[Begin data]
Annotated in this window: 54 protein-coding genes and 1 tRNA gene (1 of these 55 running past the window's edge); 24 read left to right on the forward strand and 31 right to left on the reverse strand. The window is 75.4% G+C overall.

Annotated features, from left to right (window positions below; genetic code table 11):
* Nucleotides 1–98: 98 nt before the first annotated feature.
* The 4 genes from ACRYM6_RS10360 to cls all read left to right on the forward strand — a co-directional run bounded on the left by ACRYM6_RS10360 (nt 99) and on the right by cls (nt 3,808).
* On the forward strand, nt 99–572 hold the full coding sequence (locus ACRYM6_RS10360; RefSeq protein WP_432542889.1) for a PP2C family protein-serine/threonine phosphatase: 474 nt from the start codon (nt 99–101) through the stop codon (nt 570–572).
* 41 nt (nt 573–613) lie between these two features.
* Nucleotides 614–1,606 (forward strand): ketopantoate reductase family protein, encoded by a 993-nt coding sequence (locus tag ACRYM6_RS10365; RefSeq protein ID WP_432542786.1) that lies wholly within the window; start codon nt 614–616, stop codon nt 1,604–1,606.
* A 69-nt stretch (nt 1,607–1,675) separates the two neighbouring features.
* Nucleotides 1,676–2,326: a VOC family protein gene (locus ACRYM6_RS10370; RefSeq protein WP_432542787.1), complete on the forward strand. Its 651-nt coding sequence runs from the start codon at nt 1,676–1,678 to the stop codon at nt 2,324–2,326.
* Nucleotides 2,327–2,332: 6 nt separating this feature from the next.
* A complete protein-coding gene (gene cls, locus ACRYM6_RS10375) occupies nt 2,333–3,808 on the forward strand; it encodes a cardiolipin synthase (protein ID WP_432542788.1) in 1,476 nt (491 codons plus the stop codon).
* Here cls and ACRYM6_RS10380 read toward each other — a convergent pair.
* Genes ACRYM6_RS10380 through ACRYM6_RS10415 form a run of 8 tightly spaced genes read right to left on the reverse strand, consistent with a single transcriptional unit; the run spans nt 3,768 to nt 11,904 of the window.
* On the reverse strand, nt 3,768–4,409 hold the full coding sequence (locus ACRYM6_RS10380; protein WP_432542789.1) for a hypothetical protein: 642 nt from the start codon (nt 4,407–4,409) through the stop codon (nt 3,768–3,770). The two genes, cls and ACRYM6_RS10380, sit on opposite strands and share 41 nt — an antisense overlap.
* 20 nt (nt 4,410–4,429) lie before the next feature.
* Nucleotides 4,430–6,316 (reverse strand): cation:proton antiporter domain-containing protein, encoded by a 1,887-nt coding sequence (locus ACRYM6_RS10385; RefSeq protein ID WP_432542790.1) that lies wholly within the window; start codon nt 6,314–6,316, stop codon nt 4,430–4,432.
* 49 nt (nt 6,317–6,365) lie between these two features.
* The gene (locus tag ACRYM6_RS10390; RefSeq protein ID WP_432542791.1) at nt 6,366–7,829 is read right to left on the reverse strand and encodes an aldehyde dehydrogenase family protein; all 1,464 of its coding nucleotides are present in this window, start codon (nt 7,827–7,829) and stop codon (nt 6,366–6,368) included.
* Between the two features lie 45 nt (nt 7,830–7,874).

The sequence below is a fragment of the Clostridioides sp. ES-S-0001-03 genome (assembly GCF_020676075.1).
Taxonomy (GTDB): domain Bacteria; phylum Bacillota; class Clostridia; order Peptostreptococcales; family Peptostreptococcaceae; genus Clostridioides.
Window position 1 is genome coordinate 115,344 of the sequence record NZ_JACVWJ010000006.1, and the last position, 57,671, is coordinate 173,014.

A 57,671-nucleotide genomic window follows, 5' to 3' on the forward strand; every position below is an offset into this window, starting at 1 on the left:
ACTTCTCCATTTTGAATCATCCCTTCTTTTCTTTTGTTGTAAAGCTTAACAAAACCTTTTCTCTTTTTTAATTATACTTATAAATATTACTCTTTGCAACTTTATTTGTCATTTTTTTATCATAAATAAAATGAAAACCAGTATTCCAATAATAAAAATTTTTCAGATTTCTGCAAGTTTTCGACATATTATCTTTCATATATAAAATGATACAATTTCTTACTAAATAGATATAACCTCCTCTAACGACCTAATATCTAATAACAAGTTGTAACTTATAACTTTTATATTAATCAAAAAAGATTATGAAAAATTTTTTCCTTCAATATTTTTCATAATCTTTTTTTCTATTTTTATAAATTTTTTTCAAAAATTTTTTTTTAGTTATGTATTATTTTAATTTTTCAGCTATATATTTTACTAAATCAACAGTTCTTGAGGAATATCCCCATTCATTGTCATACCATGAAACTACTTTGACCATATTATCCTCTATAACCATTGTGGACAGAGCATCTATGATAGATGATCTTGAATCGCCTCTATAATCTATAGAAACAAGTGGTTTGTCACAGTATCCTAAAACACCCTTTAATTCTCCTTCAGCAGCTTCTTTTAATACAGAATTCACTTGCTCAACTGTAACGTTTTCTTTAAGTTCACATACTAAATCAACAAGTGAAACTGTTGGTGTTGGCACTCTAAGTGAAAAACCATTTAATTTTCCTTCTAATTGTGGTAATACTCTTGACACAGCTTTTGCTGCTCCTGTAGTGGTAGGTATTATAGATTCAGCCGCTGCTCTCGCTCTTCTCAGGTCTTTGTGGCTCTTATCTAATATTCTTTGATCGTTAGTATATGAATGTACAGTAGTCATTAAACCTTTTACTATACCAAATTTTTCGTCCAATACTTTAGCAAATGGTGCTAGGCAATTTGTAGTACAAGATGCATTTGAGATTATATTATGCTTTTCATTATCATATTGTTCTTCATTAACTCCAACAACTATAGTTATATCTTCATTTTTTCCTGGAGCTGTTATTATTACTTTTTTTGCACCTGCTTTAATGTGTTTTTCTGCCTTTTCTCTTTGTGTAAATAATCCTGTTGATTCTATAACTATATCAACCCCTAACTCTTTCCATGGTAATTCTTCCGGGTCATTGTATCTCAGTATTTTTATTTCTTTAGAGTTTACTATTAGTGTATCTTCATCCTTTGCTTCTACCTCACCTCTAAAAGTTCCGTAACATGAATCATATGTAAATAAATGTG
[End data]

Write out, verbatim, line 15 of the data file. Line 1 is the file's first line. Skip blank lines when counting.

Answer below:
* 20 nt (nt 4,410–4,429) lie before the next feature.